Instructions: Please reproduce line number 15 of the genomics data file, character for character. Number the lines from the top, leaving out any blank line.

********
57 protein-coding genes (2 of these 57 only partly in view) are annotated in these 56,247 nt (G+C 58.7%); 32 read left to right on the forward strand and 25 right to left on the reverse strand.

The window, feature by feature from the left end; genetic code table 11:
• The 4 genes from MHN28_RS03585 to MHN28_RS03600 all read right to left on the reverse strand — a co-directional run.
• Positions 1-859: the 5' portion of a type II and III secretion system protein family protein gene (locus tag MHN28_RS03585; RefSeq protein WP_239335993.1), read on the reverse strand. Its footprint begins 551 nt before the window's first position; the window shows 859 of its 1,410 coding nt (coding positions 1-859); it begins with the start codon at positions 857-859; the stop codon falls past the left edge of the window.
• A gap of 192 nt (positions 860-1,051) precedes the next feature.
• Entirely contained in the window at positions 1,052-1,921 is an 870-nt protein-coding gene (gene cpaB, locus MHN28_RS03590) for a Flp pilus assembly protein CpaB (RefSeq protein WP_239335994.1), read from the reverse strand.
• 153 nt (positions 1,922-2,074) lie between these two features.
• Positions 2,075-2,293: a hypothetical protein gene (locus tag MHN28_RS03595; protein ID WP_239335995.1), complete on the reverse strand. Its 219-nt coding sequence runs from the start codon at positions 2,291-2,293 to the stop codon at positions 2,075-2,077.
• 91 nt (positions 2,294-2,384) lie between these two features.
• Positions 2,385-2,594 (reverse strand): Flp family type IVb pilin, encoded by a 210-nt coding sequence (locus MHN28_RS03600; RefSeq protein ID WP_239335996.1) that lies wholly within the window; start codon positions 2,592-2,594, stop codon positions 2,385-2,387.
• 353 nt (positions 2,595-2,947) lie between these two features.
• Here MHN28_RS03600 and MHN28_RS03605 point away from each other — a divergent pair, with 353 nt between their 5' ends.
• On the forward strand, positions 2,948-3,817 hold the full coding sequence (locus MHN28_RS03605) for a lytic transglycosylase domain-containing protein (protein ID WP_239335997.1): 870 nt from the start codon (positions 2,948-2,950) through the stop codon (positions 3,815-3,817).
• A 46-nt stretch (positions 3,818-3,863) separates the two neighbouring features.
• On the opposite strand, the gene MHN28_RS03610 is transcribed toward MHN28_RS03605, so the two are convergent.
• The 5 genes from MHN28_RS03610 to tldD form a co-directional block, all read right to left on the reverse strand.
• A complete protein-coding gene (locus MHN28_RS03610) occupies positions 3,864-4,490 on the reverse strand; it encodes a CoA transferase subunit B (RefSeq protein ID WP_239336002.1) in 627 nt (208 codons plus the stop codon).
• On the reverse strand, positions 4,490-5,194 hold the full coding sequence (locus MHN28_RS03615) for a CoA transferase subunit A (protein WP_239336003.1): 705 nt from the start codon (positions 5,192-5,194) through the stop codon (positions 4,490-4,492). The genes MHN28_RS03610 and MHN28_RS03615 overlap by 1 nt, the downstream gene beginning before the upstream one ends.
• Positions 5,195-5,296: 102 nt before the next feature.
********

• On the opposite strand, the gene MHN28_RS03610 is transcribed toward MHN28_RS03605, so the two are convergent.